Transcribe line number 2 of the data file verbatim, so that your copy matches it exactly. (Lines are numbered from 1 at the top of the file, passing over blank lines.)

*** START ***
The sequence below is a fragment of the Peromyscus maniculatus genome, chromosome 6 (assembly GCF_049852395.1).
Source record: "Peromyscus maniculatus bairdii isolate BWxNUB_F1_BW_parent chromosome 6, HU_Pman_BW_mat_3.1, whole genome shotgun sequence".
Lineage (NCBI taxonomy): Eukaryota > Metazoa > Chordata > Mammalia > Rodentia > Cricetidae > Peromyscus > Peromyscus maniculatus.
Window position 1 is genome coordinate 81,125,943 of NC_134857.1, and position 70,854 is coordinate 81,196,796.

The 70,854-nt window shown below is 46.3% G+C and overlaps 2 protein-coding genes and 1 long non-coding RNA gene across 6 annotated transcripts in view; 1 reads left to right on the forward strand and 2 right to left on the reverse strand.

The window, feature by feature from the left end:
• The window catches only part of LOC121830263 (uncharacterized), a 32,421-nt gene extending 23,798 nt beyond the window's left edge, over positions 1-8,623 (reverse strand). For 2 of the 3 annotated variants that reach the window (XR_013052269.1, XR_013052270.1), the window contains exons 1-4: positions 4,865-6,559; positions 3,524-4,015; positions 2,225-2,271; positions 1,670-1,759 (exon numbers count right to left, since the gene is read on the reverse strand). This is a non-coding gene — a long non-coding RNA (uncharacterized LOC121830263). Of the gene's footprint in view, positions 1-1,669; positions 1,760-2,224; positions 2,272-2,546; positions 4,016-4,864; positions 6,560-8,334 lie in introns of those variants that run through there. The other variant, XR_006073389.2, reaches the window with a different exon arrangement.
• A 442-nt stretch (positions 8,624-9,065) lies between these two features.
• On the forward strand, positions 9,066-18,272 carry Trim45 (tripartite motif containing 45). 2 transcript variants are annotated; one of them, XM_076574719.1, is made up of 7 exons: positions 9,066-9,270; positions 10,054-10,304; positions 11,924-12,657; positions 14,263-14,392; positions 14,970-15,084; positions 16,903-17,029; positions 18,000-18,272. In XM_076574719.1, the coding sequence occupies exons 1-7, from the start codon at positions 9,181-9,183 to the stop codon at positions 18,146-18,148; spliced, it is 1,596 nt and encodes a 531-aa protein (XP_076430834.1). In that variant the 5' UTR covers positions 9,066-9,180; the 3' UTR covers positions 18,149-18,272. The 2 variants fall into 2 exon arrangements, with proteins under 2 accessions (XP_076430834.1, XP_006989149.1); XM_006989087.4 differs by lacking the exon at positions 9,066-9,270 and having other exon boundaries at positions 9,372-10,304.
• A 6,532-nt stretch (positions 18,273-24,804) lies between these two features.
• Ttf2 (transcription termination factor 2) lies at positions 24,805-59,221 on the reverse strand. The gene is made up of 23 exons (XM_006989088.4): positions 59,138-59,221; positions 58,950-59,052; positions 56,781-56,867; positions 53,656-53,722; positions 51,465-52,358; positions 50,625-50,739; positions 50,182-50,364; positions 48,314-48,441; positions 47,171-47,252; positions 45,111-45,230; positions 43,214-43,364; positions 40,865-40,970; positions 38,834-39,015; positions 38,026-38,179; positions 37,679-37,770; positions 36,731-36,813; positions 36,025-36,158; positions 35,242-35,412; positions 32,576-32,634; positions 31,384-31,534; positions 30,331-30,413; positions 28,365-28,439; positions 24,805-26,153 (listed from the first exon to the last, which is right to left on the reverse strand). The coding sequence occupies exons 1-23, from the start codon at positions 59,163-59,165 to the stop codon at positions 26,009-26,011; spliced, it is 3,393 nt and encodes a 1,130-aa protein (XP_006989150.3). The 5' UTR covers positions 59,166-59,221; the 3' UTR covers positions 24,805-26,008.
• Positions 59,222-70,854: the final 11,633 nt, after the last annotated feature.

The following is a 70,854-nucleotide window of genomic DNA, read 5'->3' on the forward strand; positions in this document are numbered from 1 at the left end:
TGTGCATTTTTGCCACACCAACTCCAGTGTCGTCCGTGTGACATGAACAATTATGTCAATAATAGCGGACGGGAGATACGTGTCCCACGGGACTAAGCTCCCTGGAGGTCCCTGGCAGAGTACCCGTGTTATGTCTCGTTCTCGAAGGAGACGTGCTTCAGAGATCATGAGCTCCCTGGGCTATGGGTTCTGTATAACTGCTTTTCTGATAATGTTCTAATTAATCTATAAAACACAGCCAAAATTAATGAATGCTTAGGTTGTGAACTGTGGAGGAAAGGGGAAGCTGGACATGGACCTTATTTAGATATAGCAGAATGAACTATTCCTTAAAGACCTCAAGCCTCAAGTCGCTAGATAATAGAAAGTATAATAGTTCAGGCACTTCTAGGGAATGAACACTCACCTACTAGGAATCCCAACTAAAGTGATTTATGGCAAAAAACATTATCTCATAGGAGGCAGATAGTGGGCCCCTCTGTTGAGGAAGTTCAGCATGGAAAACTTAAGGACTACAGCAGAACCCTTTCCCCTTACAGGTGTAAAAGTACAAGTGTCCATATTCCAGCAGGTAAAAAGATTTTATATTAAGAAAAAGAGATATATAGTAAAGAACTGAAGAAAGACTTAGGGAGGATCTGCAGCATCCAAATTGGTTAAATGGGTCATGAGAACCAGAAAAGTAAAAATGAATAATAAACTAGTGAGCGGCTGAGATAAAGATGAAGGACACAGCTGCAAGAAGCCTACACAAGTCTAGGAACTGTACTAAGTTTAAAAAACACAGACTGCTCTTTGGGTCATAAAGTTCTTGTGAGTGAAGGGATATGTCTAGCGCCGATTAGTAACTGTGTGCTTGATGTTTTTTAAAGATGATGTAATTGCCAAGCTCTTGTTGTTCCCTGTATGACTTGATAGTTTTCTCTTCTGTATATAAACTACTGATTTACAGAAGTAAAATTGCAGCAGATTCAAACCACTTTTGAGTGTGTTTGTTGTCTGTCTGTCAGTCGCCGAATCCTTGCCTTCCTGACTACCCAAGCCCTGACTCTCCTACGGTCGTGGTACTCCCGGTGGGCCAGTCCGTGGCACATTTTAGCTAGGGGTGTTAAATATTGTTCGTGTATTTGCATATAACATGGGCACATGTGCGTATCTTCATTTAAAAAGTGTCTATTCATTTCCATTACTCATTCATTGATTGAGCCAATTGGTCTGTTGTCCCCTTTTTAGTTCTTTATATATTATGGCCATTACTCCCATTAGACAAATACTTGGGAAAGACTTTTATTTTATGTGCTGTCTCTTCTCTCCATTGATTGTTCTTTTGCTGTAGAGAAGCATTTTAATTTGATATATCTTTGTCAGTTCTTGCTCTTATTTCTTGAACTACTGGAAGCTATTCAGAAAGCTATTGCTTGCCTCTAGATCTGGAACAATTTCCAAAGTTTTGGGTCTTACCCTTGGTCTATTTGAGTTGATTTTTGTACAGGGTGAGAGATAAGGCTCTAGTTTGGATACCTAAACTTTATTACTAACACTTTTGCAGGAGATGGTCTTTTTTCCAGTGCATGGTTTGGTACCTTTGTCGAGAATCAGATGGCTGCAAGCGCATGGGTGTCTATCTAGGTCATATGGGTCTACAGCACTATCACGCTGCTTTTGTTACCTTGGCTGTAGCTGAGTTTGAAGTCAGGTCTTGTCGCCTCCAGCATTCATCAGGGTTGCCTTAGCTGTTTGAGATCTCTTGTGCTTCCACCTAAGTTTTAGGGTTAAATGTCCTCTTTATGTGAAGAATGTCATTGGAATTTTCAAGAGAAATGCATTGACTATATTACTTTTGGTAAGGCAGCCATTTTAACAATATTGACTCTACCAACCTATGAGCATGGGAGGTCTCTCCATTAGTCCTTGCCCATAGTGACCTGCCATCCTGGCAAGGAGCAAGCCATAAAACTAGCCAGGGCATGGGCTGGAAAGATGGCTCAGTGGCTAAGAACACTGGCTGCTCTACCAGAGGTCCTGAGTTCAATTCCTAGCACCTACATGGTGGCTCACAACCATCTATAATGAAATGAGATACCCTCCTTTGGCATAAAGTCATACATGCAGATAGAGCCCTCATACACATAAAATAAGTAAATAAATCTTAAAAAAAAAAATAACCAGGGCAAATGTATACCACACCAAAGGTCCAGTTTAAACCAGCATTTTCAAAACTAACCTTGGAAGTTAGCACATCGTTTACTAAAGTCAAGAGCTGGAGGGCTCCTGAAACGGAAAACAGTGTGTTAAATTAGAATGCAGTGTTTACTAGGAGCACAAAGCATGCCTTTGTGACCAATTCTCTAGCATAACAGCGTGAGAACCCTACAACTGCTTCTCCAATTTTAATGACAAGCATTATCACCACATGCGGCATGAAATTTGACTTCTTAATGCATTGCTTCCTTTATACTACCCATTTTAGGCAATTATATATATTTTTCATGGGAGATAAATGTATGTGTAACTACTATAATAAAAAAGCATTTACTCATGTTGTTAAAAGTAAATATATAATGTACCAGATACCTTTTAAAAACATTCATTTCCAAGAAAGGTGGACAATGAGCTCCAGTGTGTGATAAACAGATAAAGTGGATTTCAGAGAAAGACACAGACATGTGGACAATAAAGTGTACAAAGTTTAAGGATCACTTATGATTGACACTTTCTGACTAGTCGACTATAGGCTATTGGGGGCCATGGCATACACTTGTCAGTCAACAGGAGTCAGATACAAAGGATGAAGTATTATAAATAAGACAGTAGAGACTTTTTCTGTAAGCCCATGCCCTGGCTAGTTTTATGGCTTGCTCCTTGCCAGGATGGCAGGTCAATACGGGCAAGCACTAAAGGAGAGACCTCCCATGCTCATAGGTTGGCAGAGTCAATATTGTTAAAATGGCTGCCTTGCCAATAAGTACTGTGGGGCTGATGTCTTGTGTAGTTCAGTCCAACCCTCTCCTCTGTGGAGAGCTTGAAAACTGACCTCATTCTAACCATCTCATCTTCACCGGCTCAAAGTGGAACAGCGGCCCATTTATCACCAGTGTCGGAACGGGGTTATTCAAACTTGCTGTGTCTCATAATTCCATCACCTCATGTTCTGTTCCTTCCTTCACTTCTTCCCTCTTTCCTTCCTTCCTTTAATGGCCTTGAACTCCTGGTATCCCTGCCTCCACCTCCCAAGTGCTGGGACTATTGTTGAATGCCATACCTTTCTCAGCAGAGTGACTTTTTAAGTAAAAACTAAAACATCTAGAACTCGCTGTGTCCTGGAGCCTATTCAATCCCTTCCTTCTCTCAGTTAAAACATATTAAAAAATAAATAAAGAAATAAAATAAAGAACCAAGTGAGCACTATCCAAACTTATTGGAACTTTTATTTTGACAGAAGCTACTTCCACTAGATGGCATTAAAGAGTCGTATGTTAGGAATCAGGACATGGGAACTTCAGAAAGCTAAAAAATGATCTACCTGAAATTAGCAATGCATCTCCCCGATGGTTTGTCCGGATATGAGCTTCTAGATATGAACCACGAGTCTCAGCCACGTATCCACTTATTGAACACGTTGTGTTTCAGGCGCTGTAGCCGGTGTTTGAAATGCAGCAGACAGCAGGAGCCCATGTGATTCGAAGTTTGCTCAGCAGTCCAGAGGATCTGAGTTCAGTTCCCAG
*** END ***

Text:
Source record: "Peromyscus maniculatus bairdii isolate BWxNUB_F1_BW_parent chromosome 6, HU_Pman_BW_mat_3.1, whole genome shotgun sequence".